To understand the Information Quality aspects of Data Protection/Privacy, I’ve mapped the principles above to the POSMAD Information Life Cycle Framework that forms part of Danette McGilvray’s methodology (see table below).
By mapping the Data Protection Principles to the POSMAD model in this manner, we begin to see clear IQ drivers and issues emerge; such issues affect the organisation’s ability to meet the expectations of the Data Protection Principles and adequately deliver on their duty as stewards of personal information provided to them on trust.
Plan Obtain Store/Share Maintain Apply Dispose
Examples of questions to ask yourself – (not an exhaustive list)
What information do I need to capture?
How will I get the data?
Where do I store the information?
What are my processes for Information Maintenance?
Are we using the info for the purposes we identified back in ‘PLAN’?
Do we have a data retention policy?
Why do I need to capture it?
How will I tell people about the “hows and whys” of this data capture?
Can I find it again?
How do we ensure information is kept up-to-date?
Do we work with our suppliers / data service providers (e.g. mailing houses) to ensure they have adequate procedures in place to protect the data we hold on trust?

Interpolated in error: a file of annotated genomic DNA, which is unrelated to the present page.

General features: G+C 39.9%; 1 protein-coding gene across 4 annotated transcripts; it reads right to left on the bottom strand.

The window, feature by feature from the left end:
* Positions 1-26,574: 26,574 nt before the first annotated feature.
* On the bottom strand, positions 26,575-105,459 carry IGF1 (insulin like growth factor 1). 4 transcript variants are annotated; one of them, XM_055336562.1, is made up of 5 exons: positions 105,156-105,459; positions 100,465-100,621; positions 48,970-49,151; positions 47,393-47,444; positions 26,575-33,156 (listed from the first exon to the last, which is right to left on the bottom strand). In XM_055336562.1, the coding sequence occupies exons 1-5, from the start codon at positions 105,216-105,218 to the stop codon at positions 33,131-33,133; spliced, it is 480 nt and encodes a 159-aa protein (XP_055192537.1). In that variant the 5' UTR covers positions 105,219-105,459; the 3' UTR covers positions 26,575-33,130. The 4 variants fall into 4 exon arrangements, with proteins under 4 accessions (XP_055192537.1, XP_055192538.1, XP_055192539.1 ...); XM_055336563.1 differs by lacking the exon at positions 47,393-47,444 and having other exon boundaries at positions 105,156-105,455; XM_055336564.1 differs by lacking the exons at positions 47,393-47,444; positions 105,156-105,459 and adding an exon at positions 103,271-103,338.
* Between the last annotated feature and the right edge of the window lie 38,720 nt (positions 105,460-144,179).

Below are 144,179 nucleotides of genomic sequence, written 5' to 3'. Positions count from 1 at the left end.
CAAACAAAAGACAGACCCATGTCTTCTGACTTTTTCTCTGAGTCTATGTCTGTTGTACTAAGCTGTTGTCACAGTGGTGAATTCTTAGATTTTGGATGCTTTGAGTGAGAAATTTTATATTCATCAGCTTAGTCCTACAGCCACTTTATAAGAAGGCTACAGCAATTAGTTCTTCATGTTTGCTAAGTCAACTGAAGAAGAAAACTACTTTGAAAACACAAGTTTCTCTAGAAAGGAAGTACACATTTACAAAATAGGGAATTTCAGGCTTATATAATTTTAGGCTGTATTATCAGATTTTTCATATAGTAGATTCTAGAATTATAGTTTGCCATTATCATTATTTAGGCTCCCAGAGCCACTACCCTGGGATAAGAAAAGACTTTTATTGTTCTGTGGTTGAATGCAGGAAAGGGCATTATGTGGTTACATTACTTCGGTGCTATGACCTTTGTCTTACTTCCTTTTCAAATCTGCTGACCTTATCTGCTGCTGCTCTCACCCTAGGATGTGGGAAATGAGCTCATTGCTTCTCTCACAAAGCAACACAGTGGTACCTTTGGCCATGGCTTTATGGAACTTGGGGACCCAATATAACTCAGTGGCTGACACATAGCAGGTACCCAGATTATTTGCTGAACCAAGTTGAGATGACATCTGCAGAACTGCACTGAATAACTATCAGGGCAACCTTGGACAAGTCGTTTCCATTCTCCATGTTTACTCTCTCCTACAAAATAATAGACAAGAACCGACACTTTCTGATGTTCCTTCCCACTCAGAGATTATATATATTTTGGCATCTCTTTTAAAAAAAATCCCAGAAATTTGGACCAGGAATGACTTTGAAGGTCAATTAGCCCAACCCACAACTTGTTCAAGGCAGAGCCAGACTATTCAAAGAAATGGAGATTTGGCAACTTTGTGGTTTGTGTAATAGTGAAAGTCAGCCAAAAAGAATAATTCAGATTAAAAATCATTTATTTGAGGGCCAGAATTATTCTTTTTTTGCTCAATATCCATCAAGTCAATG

Do we retain data?
What will I use it for?
What are my info gathering processes?
Do we have ‘disparate data’?
How do we correct errors in our information?
How do we dispose of old data?
Who will I share it with?
Can these processes capture complete, relevant and accurate information?
Have we considered data integrity in our storage?
Does our staff know we need to keep information accurate and up-to-date?
Does our data become ‘excessive’ over time even if it was appropriate when captured (do we prune for relevance?)
Why would I share it?
Might these processes create inaccurate or incorrect information?
Is it secure?
Do our metrics and processes support this?
Do protect copies of data on laptops etc.?
Is the amount of info I’m capturing too much for my needs or can its capture be justified?
Do we keep copies of data secure? (e.g. spreadsheets)
Can we find the information when we need it?
Is our data disposal secure?
Related Data Protection Principle
THE INFORMATION QUALITY AGENDA